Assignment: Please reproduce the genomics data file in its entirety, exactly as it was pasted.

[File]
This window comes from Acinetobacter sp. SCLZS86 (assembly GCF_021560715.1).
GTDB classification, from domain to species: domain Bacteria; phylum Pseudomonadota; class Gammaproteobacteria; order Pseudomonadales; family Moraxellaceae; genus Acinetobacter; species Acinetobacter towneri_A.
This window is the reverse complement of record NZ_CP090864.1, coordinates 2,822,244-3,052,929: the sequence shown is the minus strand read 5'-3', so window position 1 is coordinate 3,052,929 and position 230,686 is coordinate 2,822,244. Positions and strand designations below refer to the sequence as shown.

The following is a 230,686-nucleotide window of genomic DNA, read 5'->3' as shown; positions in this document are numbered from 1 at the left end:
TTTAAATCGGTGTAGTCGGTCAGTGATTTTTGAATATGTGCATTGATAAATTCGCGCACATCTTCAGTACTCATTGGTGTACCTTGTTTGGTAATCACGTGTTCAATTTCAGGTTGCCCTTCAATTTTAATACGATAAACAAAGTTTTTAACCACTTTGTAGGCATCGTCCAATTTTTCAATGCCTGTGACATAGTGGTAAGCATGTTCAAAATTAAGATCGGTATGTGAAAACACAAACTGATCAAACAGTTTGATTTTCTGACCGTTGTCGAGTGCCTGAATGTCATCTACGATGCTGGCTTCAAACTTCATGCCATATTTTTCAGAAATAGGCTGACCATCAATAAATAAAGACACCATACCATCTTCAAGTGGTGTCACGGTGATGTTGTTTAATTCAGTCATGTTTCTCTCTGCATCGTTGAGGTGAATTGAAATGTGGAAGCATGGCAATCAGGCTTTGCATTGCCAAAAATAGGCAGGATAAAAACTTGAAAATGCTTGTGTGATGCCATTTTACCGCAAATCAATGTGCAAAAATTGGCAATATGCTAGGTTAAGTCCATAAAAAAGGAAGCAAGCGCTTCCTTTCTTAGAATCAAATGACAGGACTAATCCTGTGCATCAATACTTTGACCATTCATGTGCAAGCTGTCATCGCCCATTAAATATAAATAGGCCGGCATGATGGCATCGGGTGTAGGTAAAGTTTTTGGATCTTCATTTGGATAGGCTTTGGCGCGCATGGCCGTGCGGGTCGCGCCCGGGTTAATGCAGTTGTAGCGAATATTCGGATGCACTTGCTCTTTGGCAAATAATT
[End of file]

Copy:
This window comes from Acinetobacter sp. SCLZS86 (assembly GCF_021560715.1).
GTDB classification, from domain to species: domain Bacteria; phylum Pseudomonadota; class Gammaproteobacteria; order Pseudomonadales; family Moraxellaceae; genus Acinetobacter; species Acinetobacter towneri_A.
This window is the reverse complement of record NZ_CP090864.1, coordinates 2,822,244-3,052,929: the sequence shown is the minus strand read 5'-3', so window position 1 is coordinate 3,052,929 and position 230,686 is coordinate 2,822,244. Positions and strand designations below refer to the sequence as shown.

The following is a 230,686-nucleotide window of genomic DNA, read 5'->3' as shown; positions in this document are numbered from 1 at the left end:
TTTAAATCGGTGTAGTCGGTCAGTGATTTTTGAATATGTGCATTGATAAATTCGCGCACATCTTCAGTACTCATTGGTGTACCTTGTTTGGTAATCACGTGTTCAATTTCAGGTTGCCCTTCAATTTTAATACGATAAACAAAGTTTTTAACCACTTTGTAGGCATCGTCCAATTTTTCAATGCCTGTGACATAGTGGTAAGCATGTTCAAAATTAAGATCGGTATGTGAAAACACAAACTGATCAAACAGTTTGATTTTCTGACCGTTGTCGAGTGCCTGAATGTCATCTACGATGCTGGCTTCAAACTTCATGCCATATTTTTCAGAAATAGGCTGACCATCAATAAATAAAGACACCATACCATCTTCAAGTGGTGTCACGGTGATGTTGTTTAATTCAGTCATGTTTCTCTCTGCATCGTTGAGGTGAATTGAAATGTGGAAGCATGGCAATCAGGCTTTGCATTGCCAAAAATAGGCAGGATAAAAACTTGAAAATGCTTGTGTGATGCCATTTTACCGCAAATCAATGTGCAAAAATTGGCAATATGCTAGGTTAAGTCCATAAAAAAGGAAGCAAGCGCTTCCTTTCTTAGAATCAAATGACAGGACTAATCCTGTGCATCAATACTTTGACCATTCATGTGCAAGCTGTCATCGCCCATTAAATATAAATAGGCCGGCATGATGGCATCGGGTGTAGGTAAAGTTTTTGGATCTTCATTTGGATAGGCTTTGGCGCGCATGGCCGTGCGGGTCGCGCCCGGGTTAATGCAGTTGTAGCGAATATTCGGATGCACTTGCTCTTTGGCAAATAATT